So, which will it be? The stock exchange has reopened and is doing better than many expected. The government is bullish about growth, but it is hard to see where it will come from. Tourists, who account for a major part of the economy, are staying at home. Hotels are empty and BA is cancelling flights due to lack of passengers.
The uncertainty about Egypt's future economic path is also deterring investors. Though fears of a lurch to the left in the near-future are probably overstated, economic liberalisation and an end to cronyism are connected in most people's minds. It is not yet clear which businesspeople will be prosecuted for their dealings during the Mubarak regime. As a result, those with money are at pains not to attract attention by making large transactions. Foreign companies, in turn seem to fear entering into partnerships with local counterparts, as their money may soon be confiscated.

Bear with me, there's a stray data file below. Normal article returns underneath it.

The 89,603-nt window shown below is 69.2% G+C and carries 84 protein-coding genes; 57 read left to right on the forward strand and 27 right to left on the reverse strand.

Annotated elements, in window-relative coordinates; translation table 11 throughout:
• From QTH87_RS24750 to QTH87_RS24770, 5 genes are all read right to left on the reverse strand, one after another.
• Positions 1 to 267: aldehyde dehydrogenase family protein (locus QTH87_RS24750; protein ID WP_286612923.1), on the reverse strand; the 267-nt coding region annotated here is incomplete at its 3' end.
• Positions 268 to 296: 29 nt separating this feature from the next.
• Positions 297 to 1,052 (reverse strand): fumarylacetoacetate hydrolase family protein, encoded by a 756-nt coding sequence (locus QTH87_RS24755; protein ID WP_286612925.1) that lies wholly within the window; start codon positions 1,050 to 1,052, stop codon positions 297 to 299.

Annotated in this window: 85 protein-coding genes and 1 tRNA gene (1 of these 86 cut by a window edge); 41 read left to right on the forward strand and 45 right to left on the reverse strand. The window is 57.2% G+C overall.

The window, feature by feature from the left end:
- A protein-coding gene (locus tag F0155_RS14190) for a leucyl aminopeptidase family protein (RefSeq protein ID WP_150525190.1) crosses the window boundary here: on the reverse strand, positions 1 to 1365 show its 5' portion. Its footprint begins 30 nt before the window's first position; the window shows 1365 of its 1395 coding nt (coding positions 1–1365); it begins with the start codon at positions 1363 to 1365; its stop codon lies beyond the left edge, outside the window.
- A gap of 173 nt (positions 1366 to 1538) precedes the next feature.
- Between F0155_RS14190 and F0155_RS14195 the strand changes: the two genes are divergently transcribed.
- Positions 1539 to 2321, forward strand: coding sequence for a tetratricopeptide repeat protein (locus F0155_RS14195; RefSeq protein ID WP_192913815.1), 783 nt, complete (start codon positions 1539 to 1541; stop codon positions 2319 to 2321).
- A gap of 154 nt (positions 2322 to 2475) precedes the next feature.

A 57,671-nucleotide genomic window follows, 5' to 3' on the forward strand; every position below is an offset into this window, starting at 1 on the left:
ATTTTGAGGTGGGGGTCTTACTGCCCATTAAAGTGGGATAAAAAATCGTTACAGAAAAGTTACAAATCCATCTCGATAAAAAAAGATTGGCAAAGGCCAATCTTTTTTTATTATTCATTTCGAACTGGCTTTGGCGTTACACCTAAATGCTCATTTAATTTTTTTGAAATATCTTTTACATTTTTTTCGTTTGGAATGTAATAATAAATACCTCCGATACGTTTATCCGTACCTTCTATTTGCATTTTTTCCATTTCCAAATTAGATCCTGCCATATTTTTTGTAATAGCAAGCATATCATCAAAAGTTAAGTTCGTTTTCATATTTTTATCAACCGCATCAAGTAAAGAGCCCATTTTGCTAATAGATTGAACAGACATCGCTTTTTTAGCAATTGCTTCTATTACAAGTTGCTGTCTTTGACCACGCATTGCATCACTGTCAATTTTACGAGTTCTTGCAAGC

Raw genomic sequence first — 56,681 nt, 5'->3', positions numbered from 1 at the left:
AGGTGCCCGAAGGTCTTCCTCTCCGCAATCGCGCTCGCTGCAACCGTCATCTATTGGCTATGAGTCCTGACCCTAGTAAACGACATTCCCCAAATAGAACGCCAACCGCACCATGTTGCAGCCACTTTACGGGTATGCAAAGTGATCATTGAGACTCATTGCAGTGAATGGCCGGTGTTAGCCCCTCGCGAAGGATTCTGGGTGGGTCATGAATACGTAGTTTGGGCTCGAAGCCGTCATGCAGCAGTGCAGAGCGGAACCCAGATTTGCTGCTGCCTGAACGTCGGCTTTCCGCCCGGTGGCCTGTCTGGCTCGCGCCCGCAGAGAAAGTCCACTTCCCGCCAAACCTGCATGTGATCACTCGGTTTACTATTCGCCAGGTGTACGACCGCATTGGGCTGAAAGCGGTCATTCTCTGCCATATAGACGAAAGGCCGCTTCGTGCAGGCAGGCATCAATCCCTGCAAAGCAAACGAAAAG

Then there is debt servicing: a major problem for Egypt's rulers. Mubarak pillaged Egypt’s economy, and left office with as much as $70 billion in his family’s bank account while bequeathing $30 billion in debt to the Egyptian people. Renegotiation of this will require a conversation with the IMF about a range of subsidies, particularly on fuel, as well as the different energy deals the Mubarak regime cut not just with Israel but also a number of European governments. Resolution and stability remain far off; the situation is very delicate.